Posts Tagged ‘Music’


This post covers a lot of territory: electronica, performance art and hip hop!

Lim Geong was the first person I absolutely knew I wanted to interview when I went to Taiwan, because his work is right up there with the best electronica, and it always retains a strong Asian flavor. His story is unusual too, in that he started out with huge success as a pop singing star, and rejected that role to, as he says, “go from the front of the stage to behind the scenes.” He has since scored many movies, and even appeared as an actor in quite a few. To me, he’s practically a metaphor for what Taiwan has gone through: he expressed the freedom from martial law when he sang his big 1990 hit “Marching Forward” and then followed his star reaching out to the rest of Asia and the world, with music of the digital age.
On the other hand, the gentle acoustic venture “A Moving Sound” is the baby of Scott Prairie and Yun-Ya Hsieh, aka Mia. Mia studied interdisciplinary arts with Meredith Monk in the USA where she met Scott, and together they have brought the rather Western concept of performance art to the island, bringing dance, theater, music and plenty of audience participation together.
Hip-hop is of course no stranger to Taiwan, but Kou Chou Ching are the pre-eminent conscious rap band there. I first learned about them through their wonderful video “Black Heart”, a computer-generated animation based on Chinese puppet theater (still a high art in Taiwan) and flavored with both classical and traditional sounds. But the song is an indictment of amok capitalism that creates the black-hearted businessman, who in turn sends poisonous products into the marketplace. Kou Chou Ching is gradually tuning in Taiwanese youth to the need for more engagement with their world.

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The World Music Expo, or WOMEX, is simply put, a great convention. Besides getting to hear some amazing acts from just about everywhere, it’s also a very convivial gathering. And although there are numerous great musicians booked into the formal venues, sometimes the freshest experiences come from spontaneous performances at the stands in the trade fair.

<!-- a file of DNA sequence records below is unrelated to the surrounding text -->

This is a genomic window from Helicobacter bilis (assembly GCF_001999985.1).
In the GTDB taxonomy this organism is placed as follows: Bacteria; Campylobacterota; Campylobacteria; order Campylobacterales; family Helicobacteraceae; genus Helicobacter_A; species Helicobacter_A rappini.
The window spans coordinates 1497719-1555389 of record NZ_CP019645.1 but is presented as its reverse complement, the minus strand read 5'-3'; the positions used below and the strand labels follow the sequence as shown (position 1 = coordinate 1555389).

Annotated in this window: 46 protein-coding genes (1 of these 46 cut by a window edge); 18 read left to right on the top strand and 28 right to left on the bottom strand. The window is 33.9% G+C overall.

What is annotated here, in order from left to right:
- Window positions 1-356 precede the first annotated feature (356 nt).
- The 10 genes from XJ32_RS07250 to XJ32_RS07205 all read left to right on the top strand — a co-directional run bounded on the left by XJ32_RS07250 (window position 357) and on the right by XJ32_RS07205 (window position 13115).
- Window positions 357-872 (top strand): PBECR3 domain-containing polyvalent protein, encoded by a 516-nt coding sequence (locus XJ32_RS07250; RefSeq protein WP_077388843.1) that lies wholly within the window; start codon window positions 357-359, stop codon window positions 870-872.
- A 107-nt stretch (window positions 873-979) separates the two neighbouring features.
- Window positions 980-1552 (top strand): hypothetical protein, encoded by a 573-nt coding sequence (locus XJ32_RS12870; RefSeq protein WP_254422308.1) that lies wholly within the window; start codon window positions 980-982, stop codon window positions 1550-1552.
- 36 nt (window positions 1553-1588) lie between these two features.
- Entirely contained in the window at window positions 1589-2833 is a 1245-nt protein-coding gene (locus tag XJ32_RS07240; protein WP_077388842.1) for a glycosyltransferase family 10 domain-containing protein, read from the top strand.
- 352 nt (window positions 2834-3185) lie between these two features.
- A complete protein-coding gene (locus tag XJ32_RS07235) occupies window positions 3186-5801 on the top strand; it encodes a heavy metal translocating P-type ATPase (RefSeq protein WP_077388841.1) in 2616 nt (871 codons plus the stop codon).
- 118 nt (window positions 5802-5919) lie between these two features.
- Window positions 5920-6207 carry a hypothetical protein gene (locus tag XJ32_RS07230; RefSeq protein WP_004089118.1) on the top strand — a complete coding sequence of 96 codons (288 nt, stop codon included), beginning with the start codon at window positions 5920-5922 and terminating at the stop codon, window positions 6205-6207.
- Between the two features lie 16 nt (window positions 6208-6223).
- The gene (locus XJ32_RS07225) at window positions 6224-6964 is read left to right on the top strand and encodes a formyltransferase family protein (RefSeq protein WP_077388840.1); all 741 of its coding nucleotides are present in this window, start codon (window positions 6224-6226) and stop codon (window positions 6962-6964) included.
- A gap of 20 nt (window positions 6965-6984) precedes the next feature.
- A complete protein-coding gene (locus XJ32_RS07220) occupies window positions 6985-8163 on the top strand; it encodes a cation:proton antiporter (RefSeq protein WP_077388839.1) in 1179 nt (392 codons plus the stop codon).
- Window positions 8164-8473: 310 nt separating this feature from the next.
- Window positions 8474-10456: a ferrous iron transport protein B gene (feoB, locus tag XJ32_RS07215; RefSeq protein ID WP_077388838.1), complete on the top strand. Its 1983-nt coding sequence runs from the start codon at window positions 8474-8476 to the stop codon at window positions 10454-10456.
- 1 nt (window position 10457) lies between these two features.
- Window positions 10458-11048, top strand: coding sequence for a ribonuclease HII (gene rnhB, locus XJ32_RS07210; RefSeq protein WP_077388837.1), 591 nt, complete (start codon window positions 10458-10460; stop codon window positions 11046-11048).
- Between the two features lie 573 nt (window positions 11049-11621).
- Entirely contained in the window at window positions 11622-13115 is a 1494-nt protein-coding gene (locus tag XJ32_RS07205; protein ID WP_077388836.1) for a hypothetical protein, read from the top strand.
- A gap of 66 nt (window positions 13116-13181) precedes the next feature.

So to kick off my WOMEX blog series, here’s one such occurrence.

To set the scene: it was almost time for the trade fair to close. There I was, talking to someone in my booth, and suddenly I realized that a young man had sat down on the floor and started playing an instrument that looked like a cross between a steel drum and a flying saucer. I grabbed my Flip camera and caught the moment.
It turns out that the Hang was invented in Switzerland in 2000. So it’s just a baby in the world of instruments. And that also means there’s plenty of room for the instrument — and ways of playing it — to grow. Rafael has a group called The Art of Fusion, (their CD is called “Rhizomism”) and I’ve put his contact info at the end of the vid.

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Here comes my rant: These days it seems we throw the term “throat singing” around a bit loosely. It can get confusing. After all, Mongolian and Tuvan overtone singing (the technique of singing more than one note simultaneously) is called throat singing. But as far as I can hear, the Inuit singing technique does not deal with overtones. Rather, it is about vocalising on both the inhaled and exhaled breath. Yet it is referred to as throat singing. Personally I’d rather just call one overtone singing, and call the other Inuit singing (or two-way singing?).
That said, Tanya Tagaq visited us in the summer, and she was a trip, as you’ll see from our interview.

She also appears in a fantastic short film called “Tungijuq” in which she also contributes to the soundtrack. It concerns itself with the cycle of life and death from an Inuit perspective, and it is not for the squeamish…or prudish. Be on the lookout for it, as of this writing it is just about to hit the film festival circuit.

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Here’s where you’ll find my weekly original world music video blogs that appear on Huffington Post, as well as an archive starting in April of 2009.

This is also the place where you will find video that is exclusive to my site. I’ve traveled to places like Uzbekistan, Morocco, and Taiwan and no matter where I go I have found amazingly talented and creative people working in every genre from the deepest traditions to the cutting edge.

It’s been incredibly rewarding to interview them and to capture some of what they do on video. Enjoy what you see and hear, and let me know what you think. I welcome your feedback.